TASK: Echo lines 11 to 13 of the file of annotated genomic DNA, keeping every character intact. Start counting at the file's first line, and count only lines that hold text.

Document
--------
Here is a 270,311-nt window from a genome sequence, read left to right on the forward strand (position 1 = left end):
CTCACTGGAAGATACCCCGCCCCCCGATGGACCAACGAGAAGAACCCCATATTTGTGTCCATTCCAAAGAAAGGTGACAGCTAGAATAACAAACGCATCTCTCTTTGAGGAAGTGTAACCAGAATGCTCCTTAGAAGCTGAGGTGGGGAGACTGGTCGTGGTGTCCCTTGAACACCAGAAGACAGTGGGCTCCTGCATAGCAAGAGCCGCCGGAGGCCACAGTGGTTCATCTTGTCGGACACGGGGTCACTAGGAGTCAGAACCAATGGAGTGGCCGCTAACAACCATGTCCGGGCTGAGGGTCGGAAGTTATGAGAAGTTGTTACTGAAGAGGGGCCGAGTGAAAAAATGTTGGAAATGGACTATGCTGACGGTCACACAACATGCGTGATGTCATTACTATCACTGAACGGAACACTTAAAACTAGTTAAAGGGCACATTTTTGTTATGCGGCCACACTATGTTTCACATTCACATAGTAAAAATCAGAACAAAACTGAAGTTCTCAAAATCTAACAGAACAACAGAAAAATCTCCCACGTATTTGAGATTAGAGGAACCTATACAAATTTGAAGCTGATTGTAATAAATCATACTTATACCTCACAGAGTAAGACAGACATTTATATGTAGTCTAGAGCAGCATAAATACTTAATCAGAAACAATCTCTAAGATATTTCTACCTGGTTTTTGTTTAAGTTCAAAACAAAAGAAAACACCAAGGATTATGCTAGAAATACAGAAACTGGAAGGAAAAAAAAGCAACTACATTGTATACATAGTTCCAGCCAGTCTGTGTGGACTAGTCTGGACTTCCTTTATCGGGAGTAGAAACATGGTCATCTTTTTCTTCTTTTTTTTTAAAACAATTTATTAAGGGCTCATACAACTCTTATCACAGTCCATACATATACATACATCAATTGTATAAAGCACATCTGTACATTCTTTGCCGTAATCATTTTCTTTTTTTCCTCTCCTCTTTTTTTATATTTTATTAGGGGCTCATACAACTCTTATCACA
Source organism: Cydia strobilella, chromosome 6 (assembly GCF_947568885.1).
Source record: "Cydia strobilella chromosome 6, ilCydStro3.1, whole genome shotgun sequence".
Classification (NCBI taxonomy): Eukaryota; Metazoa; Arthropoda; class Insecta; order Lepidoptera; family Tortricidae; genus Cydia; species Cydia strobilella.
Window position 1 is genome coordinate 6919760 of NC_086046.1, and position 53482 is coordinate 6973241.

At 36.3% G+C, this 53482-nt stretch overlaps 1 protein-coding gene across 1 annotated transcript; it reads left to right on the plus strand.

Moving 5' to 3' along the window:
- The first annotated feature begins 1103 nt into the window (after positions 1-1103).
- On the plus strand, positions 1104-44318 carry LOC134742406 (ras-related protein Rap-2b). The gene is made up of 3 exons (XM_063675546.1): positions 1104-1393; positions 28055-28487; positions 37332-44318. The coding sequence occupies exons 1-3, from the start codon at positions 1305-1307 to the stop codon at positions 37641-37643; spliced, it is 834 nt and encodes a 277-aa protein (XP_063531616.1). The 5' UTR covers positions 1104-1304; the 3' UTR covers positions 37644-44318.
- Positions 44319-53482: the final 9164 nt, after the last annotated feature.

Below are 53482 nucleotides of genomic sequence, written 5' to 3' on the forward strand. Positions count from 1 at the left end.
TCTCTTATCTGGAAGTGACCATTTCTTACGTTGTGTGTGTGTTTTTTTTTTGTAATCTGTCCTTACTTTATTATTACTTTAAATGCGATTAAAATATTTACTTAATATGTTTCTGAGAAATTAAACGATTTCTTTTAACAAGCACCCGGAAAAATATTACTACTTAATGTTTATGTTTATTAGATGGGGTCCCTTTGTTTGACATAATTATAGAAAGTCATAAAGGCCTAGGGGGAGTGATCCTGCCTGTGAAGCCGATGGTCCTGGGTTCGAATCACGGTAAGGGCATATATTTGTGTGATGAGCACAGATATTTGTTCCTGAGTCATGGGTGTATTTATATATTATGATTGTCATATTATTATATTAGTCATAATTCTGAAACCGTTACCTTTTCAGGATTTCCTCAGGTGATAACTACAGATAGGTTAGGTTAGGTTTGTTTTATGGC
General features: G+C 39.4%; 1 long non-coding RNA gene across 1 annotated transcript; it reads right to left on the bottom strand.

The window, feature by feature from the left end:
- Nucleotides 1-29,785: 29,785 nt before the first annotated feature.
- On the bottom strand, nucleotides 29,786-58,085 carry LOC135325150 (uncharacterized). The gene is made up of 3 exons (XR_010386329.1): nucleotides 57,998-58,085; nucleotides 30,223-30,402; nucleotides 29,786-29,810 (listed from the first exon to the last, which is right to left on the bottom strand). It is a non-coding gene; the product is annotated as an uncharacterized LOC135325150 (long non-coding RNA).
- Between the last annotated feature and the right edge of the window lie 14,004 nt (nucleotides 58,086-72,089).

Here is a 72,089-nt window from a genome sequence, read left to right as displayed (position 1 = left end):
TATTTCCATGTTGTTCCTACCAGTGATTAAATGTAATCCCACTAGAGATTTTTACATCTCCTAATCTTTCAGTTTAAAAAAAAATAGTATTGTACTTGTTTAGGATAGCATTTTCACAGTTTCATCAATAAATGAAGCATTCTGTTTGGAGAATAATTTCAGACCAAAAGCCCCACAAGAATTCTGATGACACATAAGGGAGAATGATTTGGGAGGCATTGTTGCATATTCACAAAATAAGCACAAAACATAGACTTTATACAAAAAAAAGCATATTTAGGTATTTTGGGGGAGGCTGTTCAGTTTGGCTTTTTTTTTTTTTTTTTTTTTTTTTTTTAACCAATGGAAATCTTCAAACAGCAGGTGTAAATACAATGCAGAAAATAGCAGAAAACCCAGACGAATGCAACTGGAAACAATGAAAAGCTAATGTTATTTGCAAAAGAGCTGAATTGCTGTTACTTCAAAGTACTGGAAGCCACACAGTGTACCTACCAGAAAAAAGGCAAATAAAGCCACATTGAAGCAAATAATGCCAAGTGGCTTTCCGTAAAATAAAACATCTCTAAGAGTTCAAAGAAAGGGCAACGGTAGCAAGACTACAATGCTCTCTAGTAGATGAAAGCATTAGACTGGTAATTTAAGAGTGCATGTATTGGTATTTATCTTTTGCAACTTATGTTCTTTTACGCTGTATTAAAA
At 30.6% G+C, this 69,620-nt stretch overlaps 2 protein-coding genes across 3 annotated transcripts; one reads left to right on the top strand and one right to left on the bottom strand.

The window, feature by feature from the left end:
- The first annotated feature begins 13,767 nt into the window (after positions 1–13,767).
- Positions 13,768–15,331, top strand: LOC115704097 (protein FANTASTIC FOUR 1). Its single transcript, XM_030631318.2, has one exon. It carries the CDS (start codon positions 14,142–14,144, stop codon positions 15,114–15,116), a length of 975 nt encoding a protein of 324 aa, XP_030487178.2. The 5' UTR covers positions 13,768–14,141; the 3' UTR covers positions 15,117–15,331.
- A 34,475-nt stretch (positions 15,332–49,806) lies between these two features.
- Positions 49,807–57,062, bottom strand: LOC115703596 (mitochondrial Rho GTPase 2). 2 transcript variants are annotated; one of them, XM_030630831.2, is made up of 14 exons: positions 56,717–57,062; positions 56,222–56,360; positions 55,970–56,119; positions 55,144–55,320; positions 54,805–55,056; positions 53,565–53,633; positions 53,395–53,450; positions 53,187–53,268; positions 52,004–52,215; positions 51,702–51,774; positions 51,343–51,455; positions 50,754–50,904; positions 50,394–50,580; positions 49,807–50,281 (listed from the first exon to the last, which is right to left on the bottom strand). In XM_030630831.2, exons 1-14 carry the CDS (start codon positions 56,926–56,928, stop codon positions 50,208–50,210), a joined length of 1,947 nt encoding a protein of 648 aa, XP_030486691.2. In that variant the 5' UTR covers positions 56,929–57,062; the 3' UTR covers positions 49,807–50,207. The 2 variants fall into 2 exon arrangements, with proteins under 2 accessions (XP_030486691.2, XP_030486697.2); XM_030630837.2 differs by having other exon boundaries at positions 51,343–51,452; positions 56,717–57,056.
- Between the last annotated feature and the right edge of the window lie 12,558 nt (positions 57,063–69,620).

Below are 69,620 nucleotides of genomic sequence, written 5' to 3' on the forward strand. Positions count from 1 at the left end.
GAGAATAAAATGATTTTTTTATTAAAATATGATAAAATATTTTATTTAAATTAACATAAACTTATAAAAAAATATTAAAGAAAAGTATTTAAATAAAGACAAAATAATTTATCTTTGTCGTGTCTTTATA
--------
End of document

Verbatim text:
- Positions 44319-53482: the final 9164 nt, after the last annotated feature.

Below are 53482 nucleotides of genomic sequence, written 5' to 3' on the forward strand. Positions count from 1 at the left end.
TCTCTTATCTGGAAGTGACCATTTCTTACGTTGTGTGTGTGTTTTTTTTTTGTAATCTGTCCTTACTTTATTATTACTTTAAATGCGATTAAAATATTTACTTAATATGTTTCTGAGAAATTAAACGATTTCTTTTAACAAGCACCCGGAAAAATATTACTACTTAATGTTTATGTTTATTAGATGGGGTCCCTTTGTTTGACATAATTATAGAAAGTCATAAAGGCCTAGGGGGAGTGATCCTGCCTGTGAAGCCGATGGTCCTGGGTTCGAATCACGGTAAGGGCATATATTTGTGTGATGAGCACAGATATTTGTTCCTGAGTCATGGGTGTATTTATATATTATGATTGTCATATTATTATATTAGTCATAATTCTGAAACCGTTACCTTTTCAGGATTTCCTCAGGTGATAACTACAGATAGGTTAGGTTAGGTTTGTTTTATGGC